Langara Faculty Association calls for more student funding ahead of provincial election
With just several months to go before the provincial election, the Langara Faculty Association (LFA) is launching a campaign advocating for more student funding for colleges and universities across British Columbia.
The association said in the last 15 years, provincial funding per student has dropped by 20 per cent at Langara College.
LFA president Lynn Carter said the issue of under-funding of post-secondary institutions in B.C. has flown under the radar because of many pressing problems in other social sectors.
“We just want to bring this to people’s attention, so they can make an informed choice when they vote about who is going to be supporting post-secondary education in the province,” Carter said. “It is about trying to highlight what we think is a serious under-funding of post-secondary education.”
She said in the past, over 70 per cent of what it costs for a student to complete his or her education at Langara College was funded by provincial grants.
“Today, about 34 per cent of that cost is funded by public money. The rest of it is funded by tuition fees and other sources of revenue that the college has been able to generate. If that kind of trend continues, it won’t be a publicly-funded education system anymore.”
As the result, Carter said, they are forced to turn to students for tuition hikes.
“In a place like Vancouver, it makes it very difficult – a two per cent increase in tuition fees is impactful for students who live close the wire,” she said.
In fact, LFA says the financial stress on students is so great that Langara College has started a food bank on campus — something the college confirmed to Global News, saying the pilot program is in its second week to assess the need. Food banks operate at other post-secondary institutions around the province, including at the University of British Columbia and Simon Fraser University.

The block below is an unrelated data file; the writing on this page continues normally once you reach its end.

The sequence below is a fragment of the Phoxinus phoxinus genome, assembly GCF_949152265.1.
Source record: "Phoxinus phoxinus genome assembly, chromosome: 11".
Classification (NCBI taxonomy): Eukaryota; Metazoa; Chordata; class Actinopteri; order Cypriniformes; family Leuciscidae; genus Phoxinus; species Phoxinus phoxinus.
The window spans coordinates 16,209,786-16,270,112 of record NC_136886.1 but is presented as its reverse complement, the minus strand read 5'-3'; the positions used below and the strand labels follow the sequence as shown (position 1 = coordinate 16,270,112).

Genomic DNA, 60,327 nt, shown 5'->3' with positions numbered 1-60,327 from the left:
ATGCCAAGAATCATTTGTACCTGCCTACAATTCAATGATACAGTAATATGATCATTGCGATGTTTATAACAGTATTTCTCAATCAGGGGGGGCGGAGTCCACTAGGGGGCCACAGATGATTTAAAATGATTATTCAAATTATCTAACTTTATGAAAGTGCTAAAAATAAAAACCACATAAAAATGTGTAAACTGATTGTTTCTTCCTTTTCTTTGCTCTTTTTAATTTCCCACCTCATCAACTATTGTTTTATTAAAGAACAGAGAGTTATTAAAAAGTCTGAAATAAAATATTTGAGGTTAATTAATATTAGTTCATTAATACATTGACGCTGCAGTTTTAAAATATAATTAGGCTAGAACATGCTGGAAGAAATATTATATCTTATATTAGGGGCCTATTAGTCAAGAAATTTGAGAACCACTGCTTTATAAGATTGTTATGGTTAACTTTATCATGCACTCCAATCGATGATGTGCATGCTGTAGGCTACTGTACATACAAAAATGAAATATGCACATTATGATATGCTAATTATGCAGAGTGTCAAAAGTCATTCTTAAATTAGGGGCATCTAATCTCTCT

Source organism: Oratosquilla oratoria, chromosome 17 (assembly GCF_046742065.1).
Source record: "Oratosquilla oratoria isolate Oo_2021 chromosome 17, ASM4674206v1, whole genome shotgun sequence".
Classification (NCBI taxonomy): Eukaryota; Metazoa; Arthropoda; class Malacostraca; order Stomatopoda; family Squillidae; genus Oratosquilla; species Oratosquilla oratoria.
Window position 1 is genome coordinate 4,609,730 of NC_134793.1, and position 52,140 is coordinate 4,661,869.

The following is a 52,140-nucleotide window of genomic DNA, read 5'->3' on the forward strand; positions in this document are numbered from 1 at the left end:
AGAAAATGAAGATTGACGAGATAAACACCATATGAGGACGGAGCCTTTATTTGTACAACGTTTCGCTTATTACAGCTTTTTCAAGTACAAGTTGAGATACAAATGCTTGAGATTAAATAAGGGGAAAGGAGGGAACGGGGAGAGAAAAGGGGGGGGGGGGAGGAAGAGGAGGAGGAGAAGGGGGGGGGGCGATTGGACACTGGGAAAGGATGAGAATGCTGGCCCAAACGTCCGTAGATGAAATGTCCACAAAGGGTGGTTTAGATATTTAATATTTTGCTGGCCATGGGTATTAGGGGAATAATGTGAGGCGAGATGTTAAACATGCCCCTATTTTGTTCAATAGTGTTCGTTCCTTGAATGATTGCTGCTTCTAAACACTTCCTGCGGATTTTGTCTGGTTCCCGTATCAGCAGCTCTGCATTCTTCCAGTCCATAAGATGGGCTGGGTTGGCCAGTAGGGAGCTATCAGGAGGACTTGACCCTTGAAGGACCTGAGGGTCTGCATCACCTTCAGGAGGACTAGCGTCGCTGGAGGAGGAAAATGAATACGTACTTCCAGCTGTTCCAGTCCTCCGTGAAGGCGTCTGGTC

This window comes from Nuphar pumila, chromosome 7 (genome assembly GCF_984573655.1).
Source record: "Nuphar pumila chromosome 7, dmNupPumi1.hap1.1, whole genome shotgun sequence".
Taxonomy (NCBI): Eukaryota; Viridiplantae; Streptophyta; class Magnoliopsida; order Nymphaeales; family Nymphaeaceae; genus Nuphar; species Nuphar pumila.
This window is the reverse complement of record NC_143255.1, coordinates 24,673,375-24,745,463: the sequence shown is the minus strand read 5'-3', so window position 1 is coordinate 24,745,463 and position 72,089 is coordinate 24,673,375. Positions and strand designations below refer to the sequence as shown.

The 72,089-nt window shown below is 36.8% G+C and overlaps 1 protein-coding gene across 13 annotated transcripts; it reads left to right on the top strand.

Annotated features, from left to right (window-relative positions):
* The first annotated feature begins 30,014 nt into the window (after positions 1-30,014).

Carter says there are hardly any students who don’t hold some sort of a job to sustain their studies.
“It creates enormous stress and, of course, they graduate with a huge debt… If the government truly wants to implement its jobs plan, how are they going to assure that students have access to post-secondary institutions in order to ensure that?”
LFA says they want to see funding for public colleges and universities restored, so students pay for their education over a lifetime and not when they are making low wages and trying to study at the same time.
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Langara College says faculty associations are free to put forward their perspectives and share them with the community.
“We work with the government and it’s up to them to determine what funding they provide to post-secondary institutions through their budget process,” said Lisa Fisher, a communications officer with Langara College. “Our responsibility is to operate within that budget.”
In an email statement, Advanced Education Minister Andrew Wilkinson told Global News B.C. government has invested heavily in colleges, institutes and universities.
Wilkinson said the annual operating grant for Langara College has increased 32.3 per cent to $43.2 million in 2016-17 from $32.7 million in 2001-02.
“We have kept public post-secondary education affordable with a hard limit on annual tuition increases of two per cent for the past 12 years.”
Wilkinson also said students throughout B.C. consistently tell him that they are impressed with the quality of their education and feel that they are getting great value for their investment.
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